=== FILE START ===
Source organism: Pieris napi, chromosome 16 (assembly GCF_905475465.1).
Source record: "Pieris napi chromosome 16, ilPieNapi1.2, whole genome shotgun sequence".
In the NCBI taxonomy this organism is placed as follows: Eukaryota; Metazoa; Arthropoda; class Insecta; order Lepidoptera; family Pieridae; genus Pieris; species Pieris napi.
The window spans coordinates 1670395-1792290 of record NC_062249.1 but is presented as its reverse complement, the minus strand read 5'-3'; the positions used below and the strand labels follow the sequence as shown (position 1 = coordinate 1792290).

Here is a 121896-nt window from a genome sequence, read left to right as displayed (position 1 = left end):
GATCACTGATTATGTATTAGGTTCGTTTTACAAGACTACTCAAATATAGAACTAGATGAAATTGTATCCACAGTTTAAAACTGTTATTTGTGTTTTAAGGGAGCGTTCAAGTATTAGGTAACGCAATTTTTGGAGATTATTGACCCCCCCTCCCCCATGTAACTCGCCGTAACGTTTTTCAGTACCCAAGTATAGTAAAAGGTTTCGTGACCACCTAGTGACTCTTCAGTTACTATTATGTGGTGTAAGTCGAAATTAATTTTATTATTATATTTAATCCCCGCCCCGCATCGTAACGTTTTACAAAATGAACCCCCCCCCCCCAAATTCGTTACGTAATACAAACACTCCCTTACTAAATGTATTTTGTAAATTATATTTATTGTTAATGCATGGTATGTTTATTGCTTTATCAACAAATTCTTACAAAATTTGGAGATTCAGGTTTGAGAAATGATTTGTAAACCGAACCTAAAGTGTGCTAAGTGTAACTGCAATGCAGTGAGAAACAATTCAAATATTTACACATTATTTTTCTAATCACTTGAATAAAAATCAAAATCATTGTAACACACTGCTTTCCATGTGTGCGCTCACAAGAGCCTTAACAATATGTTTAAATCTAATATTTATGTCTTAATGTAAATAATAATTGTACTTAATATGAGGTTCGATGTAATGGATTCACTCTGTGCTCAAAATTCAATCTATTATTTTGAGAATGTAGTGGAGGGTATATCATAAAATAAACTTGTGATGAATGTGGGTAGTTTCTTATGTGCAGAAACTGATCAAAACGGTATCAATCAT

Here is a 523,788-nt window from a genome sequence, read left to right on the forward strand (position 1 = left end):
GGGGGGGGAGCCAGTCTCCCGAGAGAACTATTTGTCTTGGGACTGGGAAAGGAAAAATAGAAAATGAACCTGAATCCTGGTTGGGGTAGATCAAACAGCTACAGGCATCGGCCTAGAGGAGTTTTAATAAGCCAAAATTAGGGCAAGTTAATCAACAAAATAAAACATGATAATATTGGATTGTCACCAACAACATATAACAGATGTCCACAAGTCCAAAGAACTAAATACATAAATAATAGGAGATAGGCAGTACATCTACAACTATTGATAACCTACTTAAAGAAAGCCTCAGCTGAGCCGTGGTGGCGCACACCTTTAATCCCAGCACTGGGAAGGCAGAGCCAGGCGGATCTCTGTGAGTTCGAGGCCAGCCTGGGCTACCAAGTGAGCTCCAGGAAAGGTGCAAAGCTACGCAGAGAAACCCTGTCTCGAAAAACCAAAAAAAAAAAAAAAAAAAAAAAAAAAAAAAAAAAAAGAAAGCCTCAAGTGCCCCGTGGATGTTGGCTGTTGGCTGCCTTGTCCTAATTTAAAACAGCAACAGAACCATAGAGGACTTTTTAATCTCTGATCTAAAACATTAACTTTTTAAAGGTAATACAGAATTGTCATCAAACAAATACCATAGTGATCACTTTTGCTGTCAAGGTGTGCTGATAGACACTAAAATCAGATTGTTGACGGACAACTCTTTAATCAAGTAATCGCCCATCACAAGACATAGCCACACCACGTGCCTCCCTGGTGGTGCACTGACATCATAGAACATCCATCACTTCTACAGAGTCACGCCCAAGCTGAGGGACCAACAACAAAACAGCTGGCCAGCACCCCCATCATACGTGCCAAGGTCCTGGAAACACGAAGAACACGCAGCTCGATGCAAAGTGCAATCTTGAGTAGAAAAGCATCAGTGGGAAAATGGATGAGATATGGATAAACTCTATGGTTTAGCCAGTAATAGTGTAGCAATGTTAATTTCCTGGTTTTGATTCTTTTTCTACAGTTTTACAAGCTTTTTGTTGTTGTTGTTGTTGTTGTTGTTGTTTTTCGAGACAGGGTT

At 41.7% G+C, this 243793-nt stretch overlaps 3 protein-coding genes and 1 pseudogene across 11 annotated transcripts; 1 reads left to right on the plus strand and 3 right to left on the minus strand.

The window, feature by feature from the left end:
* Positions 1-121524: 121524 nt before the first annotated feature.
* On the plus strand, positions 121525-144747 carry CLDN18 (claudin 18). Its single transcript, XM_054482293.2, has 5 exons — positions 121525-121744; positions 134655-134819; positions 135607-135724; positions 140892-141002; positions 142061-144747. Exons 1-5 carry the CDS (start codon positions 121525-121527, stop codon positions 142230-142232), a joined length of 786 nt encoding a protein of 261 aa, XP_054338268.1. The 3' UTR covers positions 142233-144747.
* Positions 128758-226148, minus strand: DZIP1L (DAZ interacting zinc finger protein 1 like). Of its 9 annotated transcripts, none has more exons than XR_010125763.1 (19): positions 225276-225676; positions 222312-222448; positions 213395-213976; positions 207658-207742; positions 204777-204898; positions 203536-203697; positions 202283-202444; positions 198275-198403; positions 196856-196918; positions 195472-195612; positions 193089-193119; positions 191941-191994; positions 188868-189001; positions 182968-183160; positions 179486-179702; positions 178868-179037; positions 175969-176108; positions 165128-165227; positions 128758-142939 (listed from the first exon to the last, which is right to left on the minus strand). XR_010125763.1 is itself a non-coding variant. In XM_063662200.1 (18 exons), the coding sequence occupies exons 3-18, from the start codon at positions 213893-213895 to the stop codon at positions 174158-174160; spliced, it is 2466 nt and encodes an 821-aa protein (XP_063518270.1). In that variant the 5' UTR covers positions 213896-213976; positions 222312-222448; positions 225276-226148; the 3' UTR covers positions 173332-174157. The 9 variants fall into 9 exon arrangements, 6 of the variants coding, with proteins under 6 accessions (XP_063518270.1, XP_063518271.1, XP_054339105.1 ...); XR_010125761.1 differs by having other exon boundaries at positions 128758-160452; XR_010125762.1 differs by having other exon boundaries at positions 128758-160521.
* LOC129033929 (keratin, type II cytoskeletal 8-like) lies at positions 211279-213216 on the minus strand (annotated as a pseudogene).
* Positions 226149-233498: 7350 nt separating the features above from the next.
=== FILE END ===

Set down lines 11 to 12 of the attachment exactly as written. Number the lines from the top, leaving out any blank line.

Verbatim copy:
* Positions 1-121524: 121524 nt before the first annotated feature.
* On the plus strand, positions 121525-144747 carry CLDN18 (claudin 18). Its single transcript, XM_054482293.2, has 5 exons — positions 121525-121744; positions 134655-134819; positions 135607-135724; positions 140892-141002; positions 142061-144747. Exons 1-5 carry the CDS (start codon positions 121525-121527, stop codon positions 142230-142232), a joined length of 786 nt encoding a protein of 261 aa, XP_054338268.1. The 3' UTR covers positions 142233-144747.